Good question re: data plans. The answer is “not really.” All devices we have tested request only a portion of the video file on the email open. The file does not begin playback until the play is initiated. Therefore you’re not going to consume a huge amount of data simply by opening your email, or have an email with video “embedded.” I use quotes for “embedded” because the only proper way to deliver video in email is to reference the video file in the HTML. Playback still occurs within the message using this technique.

    However, if you chose to play the video, then that would use your bandwidth and data just as if you were playing a video on the web, and therefore it would use your data then. Hope this helps,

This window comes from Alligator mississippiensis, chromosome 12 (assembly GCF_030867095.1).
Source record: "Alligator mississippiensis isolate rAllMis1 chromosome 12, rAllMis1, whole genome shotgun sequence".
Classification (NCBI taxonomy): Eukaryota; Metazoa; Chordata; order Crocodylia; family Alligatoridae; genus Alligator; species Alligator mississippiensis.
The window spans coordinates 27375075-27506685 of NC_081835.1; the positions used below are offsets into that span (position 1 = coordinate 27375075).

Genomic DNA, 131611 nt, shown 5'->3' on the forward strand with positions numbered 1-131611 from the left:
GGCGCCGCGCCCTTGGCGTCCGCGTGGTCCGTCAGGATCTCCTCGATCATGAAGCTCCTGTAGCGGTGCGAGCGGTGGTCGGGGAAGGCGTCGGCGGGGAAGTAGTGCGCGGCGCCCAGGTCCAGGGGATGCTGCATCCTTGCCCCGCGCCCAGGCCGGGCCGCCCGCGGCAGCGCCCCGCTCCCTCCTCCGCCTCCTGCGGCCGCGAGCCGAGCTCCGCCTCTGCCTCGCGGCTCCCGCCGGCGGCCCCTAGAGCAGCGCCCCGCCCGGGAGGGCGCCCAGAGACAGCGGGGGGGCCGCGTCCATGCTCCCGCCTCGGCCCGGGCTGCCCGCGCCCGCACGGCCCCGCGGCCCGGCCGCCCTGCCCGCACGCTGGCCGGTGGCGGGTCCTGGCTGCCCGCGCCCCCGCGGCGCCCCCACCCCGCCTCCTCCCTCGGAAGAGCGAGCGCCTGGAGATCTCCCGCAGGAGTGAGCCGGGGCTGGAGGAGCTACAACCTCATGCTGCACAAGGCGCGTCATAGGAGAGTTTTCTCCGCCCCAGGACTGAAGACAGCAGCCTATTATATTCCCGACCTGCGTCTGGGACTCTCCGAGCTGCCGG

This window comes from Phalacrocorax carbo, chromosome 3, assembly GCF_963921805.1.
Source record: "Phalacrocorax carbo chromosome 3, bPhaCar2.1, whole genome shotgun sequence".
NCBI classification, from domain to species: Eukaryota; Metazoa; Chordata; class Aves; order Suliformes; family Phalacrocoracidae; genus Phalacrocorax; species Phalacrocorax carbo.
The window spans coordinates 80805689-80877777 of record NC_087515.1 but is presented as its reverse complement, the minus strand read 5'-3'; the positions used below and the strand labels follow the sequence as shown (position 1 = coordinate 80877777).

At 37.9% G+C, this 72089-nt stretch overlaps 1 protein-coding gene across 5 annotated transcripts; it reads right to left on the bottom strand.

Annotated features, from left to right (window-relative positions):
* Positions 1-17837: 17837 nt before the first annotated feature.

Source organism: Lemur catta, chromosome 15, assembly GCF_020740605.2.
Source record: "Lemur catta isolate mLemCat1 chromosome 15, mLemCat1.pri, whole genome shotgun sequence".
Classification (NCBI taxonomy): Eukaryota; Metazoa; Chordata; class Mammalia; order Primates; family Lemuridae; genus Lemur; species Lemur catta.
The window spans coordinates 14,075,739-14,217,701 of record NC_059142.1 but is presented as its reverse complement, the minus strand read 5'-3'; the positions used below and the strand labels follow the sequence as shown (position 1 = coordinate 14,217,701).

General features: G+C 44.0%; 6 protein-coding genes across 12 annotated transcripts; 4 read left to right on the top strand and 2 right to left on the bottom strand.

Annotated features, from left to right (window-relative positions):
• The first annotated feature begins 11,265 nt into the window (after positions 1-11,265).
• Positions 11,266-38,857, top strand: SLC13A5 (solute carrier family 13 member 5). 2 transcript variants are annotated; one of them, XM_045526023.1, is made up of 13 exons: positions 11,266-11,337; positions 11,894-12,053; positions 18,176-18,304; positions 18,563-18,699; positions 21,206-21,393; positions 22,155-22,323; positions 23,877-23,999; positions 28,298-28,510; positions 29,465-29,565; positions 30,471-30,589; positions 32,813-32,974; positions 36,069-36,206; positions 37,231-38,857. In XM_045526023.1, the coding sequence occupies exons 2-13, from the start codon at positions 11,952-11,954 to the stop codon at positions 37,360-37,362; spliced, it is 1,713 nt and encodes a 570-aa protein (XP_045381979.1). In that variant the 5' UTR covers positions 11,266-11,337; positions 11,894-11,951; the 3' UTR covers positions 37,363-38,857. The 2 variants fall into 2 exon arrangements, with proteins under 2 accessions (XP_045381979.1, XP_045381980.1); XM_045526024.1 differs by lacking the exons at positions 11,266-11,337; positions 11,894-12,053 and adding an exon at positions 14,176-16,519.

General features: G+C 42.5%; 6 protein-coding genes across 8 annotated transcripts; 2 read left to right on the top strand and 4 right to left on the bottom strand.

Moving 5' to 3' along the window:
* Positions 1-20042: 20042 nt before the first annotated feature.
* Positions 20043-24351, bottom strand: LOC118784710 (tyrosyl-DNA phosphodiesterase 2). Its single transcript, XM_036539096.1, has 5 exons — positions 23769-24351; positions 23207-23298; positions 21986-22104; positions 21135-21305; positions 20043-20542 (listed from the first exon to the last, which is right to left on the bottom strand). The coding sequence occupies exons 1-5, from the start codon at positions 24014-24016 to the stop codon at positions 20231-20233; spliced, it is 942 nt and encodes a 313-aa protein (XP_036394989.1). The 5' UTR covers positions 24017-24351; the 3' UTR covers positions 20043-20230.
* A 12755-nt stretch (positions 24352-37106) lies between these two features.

Justin

  • Whitney Hoffman

    Isn’t the real question whether or not people want to see the content in their emails? I have enough issues keeping up with the email deluge than to add an additional burden of seeing your video in it, esp. when I screen most of my email on a mobile device. Plus, unless the video is really beyond awesome, I will view it as a waste of time and likely unsubscribe.

    I’d love to see samples of compelling video in email- I just have yet to see anything, with metrics attached, that’s been shown to be worth the problems associated, at least up until this point. Do you have testing metrics?

  • http://www.facebook.com/seanbreslinspage Sean Breslin

    Don’t give up Tom… The video email market is viable. Finding the right format and provider is key!